I have challenged myself to create 160 book cover designs for
The Gardner Francis Fox
This is book #011 on the list of 160 books that Gardner Francis Fox wrote from 1953 to 1986. I will not be working on books in the order as Mr. Fox wrote them. I am doing the book cover designs based on when the transcribers who are assisting me, finish one. As they complete a book, it will be the newest release, so it will get a new book cover design. I also have to go back and replace the photo-bashed covers I made when I first started The Gardner Francis Fox Library in 2017.
Jefferson Cooper is one of many (over 13) pseudonyms Mr. Fox wrote under. He wrote 11 books as Jefferson Cooper. My suspicion is that his literary agent: August Lenniger would be able to sell more books to publishers who didn’t want to saturate the market with one author’s name, so they often insisted on pseudonyms.
Originally published in 1959 by Pocket Books
The cover Artist: Unknown
“He fought for
The story is historical fiction/romance. Here’s how the original back cover was selling Captain Seadog in 1959:
RED WINE… FAIR WOMEN… FABULOUS WEALTH…
These were the rewards Michael Goddard dreamed of when he returned to England with a treasure taken at sword’s point from the proud galleons of the Spanish Main.
But instead, Goddard was falsely accused of treachery to Queen Elizabeth. He was left to rot in a dungeon.
Then, suddenly and mysteriously, he was helped to escape. His rescuer was a ravishingly beautiful woman he had never even seen before. And the mystery deepened when Good Queen Bess herself ordered him to perform a service upon which hung the fate of all England.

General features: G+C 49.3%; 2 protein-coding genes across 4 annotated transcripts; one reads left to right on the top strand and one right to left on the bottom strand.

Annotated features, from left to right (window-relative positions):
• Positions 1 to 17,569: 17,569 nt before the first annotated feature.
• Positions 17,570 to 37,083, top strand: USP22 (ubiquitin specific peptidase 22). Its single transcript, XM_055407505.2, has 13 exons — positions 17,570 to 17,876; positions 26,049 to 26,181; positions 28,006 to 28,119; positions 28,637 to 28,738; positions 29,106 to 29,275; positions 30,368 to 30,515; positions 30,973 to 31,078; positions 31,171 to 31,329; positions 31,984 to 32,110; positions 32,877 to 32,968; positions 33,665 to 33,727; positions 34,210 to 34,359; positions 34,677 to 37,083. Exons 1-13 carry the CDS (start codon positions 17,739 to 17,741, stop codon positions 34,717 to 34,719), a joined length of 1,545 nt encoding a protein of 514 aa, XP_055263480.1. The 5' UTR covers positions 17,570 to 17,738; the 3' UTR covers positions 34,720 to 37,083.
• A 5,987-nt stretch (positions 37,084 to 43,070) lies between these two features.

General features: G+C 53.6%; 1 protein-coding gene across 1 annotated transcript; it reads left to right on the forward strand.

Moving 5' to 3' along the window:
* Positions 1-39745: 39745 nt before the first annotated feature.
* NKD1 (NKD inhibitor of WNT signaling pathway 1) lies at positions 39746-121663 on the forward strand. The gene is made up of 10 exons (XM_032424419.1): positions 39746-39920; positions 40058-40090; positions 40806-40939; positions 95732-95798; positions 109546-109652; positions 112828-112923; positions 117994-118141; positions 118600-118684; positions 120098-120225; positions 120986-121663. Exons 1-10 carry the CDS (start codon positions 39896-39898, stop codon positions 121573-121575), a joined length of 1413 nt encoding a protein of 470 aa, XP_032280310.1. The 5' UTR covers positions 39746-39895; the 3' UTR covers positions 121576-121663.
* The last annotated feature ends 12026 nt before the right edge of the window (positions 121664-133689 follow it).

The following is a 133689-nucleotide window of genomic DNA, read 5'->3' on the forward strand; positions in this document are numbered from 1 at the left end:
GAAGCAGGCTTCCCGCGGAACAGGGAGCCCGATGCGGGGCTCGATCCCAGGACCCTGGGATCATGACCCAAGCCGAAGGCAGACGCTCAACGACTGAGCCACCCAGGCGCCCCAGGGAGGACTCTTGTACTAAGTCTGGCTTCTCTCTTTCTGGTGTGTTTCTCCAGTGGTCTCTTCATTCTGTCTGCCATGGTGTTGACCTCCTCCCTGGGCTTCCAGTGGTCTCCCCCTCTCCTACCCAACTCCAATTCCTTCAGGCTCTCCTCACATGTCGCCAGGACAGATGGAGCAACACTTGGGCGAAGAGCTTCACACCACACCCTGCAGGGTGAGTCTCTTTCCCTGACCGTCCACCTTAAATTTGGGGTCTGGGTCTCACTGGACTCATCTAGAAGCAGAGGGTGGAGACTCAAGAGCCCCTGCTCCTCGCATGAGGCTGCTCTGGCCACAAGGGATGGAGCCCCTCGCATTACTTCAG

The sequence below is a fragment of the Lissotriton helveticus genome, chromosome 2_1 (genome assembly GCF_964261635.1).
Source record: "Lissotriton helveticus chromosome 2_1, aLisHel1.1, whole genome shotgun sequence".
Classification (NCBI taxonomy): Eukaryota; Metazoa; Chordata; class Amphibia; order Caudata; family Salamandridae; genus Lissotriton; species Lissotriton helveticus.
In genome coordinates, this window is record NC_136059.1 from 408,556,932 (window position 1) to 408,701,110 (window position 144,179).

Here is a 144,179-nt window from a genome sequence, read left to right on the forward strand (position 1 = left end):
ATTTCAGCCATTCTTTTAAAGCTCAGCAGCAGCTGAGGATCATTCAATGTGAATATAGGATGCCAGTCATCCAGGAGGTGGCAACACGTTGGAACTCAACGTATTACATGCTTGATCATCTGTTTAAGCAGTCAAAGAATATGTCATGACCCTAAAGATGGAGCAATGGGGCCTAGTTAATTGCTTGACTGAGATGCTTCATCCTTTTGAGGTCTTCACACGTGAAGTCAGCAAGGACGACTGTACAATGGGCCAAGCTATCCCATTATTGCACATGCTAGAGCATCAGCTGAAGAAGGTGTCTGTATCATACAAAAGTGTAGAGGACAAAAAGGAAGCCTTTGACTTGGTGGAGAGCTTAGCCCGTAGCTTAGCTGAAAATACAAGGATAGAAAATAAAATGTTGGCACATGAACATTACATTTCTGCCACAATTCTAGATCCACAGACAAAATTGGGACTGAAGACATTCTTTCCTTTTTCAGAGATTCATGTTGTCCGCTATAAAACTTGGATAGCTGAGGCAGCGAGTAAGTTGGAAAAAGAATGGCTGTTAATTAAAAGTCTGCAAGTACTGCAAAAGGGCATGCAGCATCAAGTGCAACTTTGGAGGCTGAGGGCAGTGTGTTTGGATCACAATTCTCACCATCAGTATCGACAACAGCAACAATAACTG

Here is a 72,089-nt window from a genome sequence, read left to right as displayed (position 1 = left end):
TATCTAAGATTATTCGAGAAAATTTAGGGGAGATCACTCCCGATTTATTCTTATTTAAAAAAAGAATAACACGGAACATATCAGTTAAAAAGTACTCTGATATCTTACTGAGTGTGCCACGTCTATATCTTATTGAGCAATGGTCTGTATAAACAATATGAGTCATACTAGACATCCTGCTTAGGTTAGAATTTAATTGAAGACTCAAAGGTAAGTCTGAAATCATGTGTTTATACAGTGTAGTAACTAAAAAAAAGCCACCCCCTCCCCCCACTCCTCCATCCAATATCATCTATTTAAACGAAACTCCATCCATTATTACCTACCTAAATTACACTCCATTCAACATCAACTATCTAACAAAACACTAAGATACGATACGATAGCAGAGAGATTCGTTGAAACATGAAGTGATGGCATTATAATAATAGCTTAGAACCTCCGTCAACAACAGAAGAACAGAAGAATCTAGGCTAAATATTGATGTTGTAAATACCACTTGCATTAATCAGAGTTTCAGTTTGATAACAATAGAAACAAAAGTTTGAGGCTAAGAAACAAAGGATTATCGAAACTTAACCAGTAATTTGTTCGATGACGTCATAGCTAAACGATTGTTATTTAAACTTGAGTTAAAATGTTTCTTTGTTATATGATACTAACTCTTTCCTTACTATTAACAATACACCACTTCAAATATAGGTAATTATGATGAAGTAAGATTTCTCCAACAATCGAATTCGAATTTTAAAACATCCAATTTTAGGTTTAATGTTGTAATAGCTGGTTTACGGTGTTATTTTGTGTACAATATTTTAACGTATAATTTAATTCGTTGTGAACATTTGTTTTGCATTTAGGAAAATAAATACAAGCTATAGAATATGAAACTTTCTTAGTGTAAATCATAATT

Was this just another trap baited by an English beauty? Or was it the way for this lusty swordsman to regain his honor and his glittering fortune? What was Goddard to believe?
The historical fiction/romance novels that Mr. Fox wrote all pretty much read like a movie script from that same time. The pacing is steady. The action is urgent and the boys and girls like to get frisky.
Of course, these books all end the same way. The hero wins, gets the girl, and then rides off into the sunset. There are a few twists here and there to keep the story rolling and fresh. These stories never go that deep, but they sure are entertaining!
Here’s what one Amazon reviewer had to say: “Leave your critiques at the door, this is
The cover image I used as the reference is from a painting by an Unknown painter in the 16th century of Ana de Mendoza, Princess of Eboli (Spain).
“Although she may have been blind in one eye, the Princess of Éboli was considered very attractive. She was an energetic person, and prominent in court life. One of her friends was the queen, Isabel de Valois.” – Wikipedia
Now Princess Mendoza does not appear in Captain Seadog, but I was looking for an image that would speak from the time period. The eye-patch is what sold me. Since a seadog is a sailor/pirate reference I took this image and ran with it.
I create the cover illustrations to size. I work on 6 x 6 black Ampersand Scratchboard. The book covers are 6 x 9, which leaves 3 inches for text. I want a clean, “Penguin Books” look and feel to the covers. The back cover has an image of the original cover, the date it was originally printed, and the original story description.
Here’s a video I put together of me working on the scratchboard process.
I have had many positive comments about the “new” covers. I feel pretty positive I will be able to do all 160 book covers.
Stay tuned and find out. Join my Newsletter to get notifications of when I’ve posted a new blog entry.
The original framed scratchboard art is for sale.
Thank you for stopping by and finding out more about what I’m doing. If you are interested in reading Captain Seadog, please click over to The Gardner Francis Fox Library to read Chapter One.
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This is the second book cover I scratched.